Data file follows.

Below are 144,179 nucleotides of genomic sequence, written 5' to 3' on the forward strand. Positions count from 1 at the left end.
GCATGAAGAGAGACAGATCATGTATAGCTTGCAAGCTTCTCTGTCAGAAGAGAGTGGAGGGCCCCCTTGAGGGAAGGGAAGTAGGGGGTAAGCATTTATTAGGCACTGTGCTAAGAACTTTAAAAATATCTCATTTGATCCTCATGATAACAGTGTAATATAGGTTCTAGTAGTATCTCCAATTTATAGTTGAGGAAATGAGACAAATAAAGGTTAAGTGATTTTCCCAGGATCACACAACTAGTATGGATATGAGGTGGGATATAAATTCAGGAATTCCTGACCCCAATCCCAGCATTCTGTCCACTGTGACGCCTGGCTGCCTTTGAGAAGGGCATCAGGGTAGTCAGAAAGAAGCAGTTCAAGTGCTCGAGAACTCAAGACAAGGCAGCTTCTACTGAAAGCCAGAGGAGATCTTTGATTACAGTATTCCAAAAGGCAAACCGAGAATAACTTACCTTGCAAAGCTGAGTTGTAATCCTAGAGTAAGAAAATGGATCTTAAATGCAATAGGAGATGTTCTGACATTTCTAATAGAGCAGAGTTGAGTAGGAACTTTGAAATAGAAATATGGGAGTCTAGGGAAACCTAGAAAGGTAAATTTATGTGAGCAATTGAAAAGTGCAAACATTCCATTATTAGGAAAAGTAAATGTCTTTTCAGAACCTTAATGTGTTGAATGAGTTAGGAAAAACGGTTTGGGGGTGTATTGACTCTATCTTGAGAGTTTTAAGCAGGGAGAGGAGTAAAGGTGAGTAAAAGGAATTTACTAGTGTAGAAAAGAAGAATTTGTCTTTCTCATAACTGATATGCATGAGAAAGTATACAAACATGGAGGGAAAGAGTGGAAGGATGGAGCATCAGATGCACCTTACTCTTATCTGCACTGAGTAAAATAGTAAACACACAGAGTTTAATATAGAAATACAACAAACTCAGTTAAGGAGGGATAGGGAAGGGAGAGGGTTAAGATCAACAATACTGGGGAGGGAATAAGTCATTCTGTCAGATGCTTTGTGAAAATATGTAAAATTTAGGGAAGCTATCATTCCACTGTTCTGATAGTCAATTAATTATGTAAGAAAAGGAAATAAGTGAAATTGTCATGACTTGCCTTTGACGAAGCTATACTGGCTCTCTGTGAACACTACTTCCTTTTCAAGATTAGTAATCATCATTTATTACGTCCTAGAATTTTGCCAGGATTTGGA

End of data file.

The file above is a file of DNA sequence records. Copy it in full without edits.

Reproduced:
Below are 144,179 nucleotides of genomic sequence, written 5' to 3' on the forward strand. Positions count from 1 at the left end.
GCATGAAGAGAGACAGATCATGTATAGCTTGCAAGCTTCTCTGTCAGAAGAGAGTGGAGGGCCCCCTTGAGGGAAGGGAAGTAGGGGGTAAGCATTTATTAGGCACTGTGCTAAGAACTTTAAAAATATCTCATTTGATCCTCATGATAACAGTGTAATATAGGTTCTAGTAGTATCTCCAATTTATAGTTGAGGAAATGAGACAAATAAAGGTTAAGTGATTTTCCCAGGATCACACAACTAGTATGGATATGAGGTGGGATATAAATTCAGGAATTCCTGACCCCAATCCCAGCATTCTGTCCACTGTGACGCCTGGCTGCCTTTGAGAAGGGCATCAGGGTAGTCAGAAAGAAGCAGTTCAAGTGCTCGAGAACTCAAGACAAGGCAGCTTCTACTGAAAGCCAGAGGAGATCTTTGATTACAGTATTCCAAAAGGCAAACCGAGAATAACTTACCTTGCAAAGCTGAGTTGTAATCCTAGAGTAAGAAAATGGATCTTAAATGCAATAGGAGATGTTCTGACATTTCTAATAGAGCAGAGTTGAGTAGGAACTTTGAAATAGAAATATGGGAGTCTAGGGAAACCTAGAAAGGTAAATTTATGTGAGCAATTGAAAAGTGCAAACATTCCATTATTAGGAAAAGTAAATGTCTTTTCAGAACCTTAATGTGTTGAATGAGTTAGGAAAAACGGTTTGGGGGTGTATTGACTCTATCTTGAGAGTTTTAAGCAGGGAGAGGAGTAAAGGTGAGTAAAAGGAATTTACTAGTGTAGAAAAGAAGAATTTGTCTTTCTCATAACTGATATGCATGAGAAAGTATACAAACATGGAGGGAAAGAGTGGAAGGATGGAGCATCAGATGCACCTTACTCTTATCTGCACTGAGTAAAATAGTAAACACACAGAGTTTAATATAGAAATACAACAAACTCAGTTAAGGAGGGATAGGGAAGGGAGAGGGTTAAGATCAACAATACTGGGGAGGGAATAAGTCATTCTGTCAGATGCTTTGTGAAAATATGTAAAATTTAGGGAAGCTATCATTCCACTGTTCTGATAGTCAATTAATTATGTAAGAAAAGGAAATAAGTGAAATTGTCATGACTTGCCTTTGACGAAGCTATACTGGCTCTCTGTGAACACTACTTCCTTTTCAAGATTAGTAATCATCATTTATTACGTCCTAGAATTTTGCCAGGATTTGGA